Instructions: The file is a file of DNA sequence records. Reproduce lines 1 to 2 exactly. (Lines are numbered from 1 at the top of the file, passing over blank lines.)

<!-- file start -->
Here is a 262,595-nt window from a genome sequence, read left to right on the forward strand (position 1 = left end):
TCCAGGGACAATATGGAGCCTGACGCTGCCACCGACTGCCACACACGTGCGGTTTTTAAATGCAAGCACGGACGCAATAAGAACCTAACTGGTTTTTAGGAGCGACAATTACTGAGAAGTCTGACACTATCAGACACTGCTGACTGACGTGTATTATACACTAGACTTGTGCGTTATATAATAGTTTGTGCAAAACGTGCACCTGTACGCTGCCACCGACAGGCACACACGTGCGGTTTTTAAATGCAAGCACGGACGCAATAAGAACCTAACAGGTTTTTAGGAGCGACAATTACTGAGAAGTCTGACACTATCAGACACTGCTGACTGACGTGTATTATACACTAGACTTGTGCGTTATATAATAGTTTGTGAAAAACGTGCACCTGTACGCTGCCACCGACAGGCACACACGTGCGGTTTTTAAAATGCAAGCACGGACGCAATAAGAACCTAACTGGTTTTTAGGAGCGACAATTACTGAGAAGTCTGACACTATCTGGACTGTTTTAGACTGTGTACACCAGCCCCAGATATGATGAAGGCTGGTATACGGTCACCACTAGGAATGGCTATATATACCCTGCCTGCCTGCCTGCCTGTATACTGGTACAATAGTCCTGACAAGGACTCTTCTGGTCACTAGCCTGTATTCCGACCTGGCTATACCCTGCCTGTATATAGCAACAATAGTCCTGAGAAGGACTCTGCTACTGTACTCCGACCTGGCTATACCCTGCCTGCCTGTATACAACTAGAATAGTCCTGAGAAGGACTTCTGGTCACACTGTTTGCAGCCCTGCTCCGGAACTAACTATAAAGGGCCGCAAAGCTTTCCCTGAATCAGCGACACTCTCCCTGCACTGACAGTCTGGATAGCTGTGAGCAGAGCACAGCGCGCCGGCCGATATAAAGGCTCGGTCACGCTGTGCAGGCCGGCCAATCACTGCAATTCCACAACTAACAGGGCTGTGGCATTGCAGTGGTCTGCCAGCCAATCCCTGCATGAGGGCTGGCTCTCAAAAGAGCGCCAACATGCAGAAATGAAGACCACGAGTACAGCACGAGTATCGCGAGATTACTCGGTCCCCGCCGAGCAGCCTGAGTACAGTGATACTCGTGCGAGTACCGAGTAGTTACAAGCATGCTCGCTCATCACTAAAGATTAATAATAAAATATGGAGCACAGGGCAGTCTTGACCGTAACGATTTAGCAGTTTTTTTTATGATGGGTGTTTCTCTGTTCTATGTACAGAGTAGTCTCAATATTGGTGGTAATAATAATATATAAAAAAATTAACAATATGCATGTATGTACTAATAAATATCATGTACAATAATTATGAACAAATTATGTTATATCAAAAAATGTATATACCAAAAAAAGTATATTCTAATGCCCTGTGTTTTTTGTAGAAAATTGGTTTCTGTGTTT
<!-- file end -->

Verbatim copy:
Here is a 262,595-nt window from a genome sequence, read left to right on the forward strand (position 1 = left end):
TCCAGGGACAATATGGAGCCTGACGCTGCCACCGACTGCCACACACGTGCGGTTTTTAAATGCAAGCACGGACGCAATAAGAACCTAACTGGTTTTTAGGAGCGACAATTACTGAGAAGTCTGACACTATCAGACACTGCTGACTGACGTGTATTATACACTAGACTTGTGCGTTATATAATAGTTTGTGCAAAACGTGCACCTGTACGCTGCCACCGACAGGCACACACGTGCGGTTTTTAAATGCAAGCACGGACGCAATAAGAACCTAACAGGTTTTTAGGAGCGACAATTACTGAGAAGTCTGACACTATCAGACACTGCTGACTGACGTGTATTATACACTAGACTTGTGCGTTATATAATAGTTTGTGAAAAACGTGCACCTGTACGCTGCCACCGACAGGCACACACGTGCGGTTTTTAAAATGCAAGCACGGACGCAATAAGAACCTAACTGGTTTTTAGGAGCGACAATTACTGAGAAGTCTGACACTATCTGGACTGTTTTAGACTGTGTACACCAGCCCCAGATATGATGAAGGCTGGTATACGGTCACCACTAGGAATGGCTATATATACCCTGCCTGCCTGCCTGCCTGTATACTGGTACAATAGTCCTGACAAGGACTCTTCTGGTCACTAGCCTGTATTCCGACCTGGCTATACCCTGCCTGTATATAGCAACAATAGTCCTGAGAAGGACTCTGCTACTGTACTCCGACCTGGCTATACCCTGCCTGCCTGTATACAACTAGAATAGTCCTGAGAAGGACTTCTGGTCACACTGTTTGCAGCCCTGCTCCGGAACTAACTATAAAGGGCCGCAAAGCTTTCCCTGAATCAGCGACACTCTCCCTGCACTGACAGTCTGGATAGCTGTGAGCAGAGCACAGCGCGCCGGCCGATATAAAGGCTCGGTCACGCTGTGCAGGCCGGCCAATCACTGCAATTCCACAACTAACAGGGCTGTGGCATTGCAGTGGTCTGCCAGCCAATCCCTGCATGAGGGCTGGCTCTCAAAAGAGCGCCAACATGCAGAAATGAAGACCACGAGTACAGCACGAGTATCGCGAGATTACTCGGTCCCCGCCGAGCAGCCTGAGTACAGTGATACTCGTGCGAGTACCGAGTAGTTACAAGCATGCTCGCTCATCACTAAAGATTAATAATAAAATATGGAGCACAGGGCAGTCTTGACCGTAACGATTTAGCAGTTTTTTTTATGATGGGTGTTTCTCTGTTCTATGTACAGAGTAGTCTCAATATTGGTGGTAATAATAATATATAAAAAAATTAACAATATGCATGTATGTACTAATAAATATCATGTACAATAATTATGAACAAATTATGTTATATCAAAAAATGTATATACCAAAAAAAGTATATTCTAATGCCCTGTGTTTTTTGTAGAAAATTGGTTTCTGTGTTT